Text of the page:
When You Should Request a Paternity Test During a Divorce

Posted in Divorce on August 3, 2022

A divorce case can involve many complicated legal issues outside of the dissolution of marriage itself. One example is paternity, or the legal establishment of the child’s father. If paternity is uncertain during a divorce case in Solana Beach, one or both parties may wish to request a paternity test to establish parentage. This can be important for child custody, visitation and child support determinations.

If Parentage Has Not Yet Been Established

If your marriage is headed for divorce but the paternity of your child has never been established, you may need to request a paternity test as the mother. Establishing paternity can benefit your child by giving him or her a clear link to his or her father. This can help your child by providing things such as a genetic history, medical and family history, insurance benefits from the father, and financial assistance through a child support order.

If You Wish to Establish Yourself as the Child’s Father

If you believe you are the biological father of a child but are not currently the legal parent or guardian, you may wish to request a paternity test during a divorce case so that you can have parental rights. If you would like to be considered for child custody and visitation, for example, you will need to establish parentage.

If genetic testing proves that you are the child’s biological father, this will give you legal rights as the child’s established parent in a divorce case. Note that if you were married during the conception or birth of the child, you are already the presumed father – meaning you won’t have to establish paternity.

If Paternity Is Being Disputed by the Father

If you plan on requesting child support from the father of your child after your divorce, you may need to establish paternity if your ex-spouse is denying parentage. Genetic testing using DNA can confirm that your ex-spouse is the biological father of your child – giving him the responsibility of paying child support after your divorce. This can save you from taking on 100 percent of the financial burden of childcare after your divorce if you have primary custody.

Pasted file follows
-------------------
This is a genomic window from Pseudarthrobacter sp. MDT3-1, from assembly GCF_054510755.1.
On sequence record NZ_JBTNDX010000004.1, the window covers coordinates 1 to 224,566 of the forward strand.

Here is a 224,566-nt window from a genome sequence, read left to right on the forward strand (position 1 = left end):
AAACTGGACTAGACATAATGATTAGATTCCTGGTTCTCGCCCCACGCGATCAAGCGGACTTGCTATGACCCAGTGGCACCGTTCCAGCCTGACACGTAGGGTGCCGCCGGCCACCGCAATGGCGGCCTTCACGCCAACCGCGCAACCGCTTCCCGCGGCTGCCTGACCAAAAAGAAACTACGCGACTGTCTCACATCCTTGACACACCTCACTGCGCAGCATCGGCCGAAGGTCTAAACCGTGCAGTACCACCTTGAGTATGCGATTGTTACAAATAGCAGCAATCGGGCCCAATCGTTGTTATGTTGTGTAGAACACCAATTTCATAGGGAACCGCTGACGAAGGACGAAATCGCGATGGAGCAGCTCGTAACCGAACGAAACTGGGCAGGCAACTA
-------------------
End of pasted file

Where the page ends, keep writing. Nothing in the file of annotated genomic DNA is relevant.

If You Wish to Dispute Paternity

Conversely, if your wife told you that you are the father of her child, but you have doubts (such as after learning that she committed adultery during your marriage), you may wish to request a paternity test to confirm your biological connection to the child. If genetic testing proves that you are not the biological father of the child, you can decide to give up your parental rights to avoid paying child support. This will also take away your right to child custody and visitation.

How Is Paternity Established in California?

A paternity test specifically refers to genetic testing that compares the child’s DNA to the alleged father’s DNA to see if they are a biological match. A legal paternity test typically costs between $300 to $500, and the costs may be split between both parties involved in the divorce case. Genetic testing may be done as part of a court order to establish paternity in California. This is not the only way parentage can be established during a divorce, however.

California uses what is known as presumed parentage. This is the presumption that a man is the father of a child that is born to his wife if the couple was married at the time of the child’s conception or birth. This rule also applies to same-sex couples that are in registered domestic partnerships in California as of January 1, 2005. A father may also be a child’s presumed parent if he agreed to put his name on the birth certificate or welcomed the child as his own.

Without presumed parentage or a court order, the third and final way to establish paternity is through voluntary declaration. This is when a man voluntarily signs a document stating that he is a child’s legal parent. This can happen at the hospital when the child is born or afterward. Once the declaration is voluntarily signed, it must be filed with California’s Parentage Opportunity Program (POP) in order to be effective.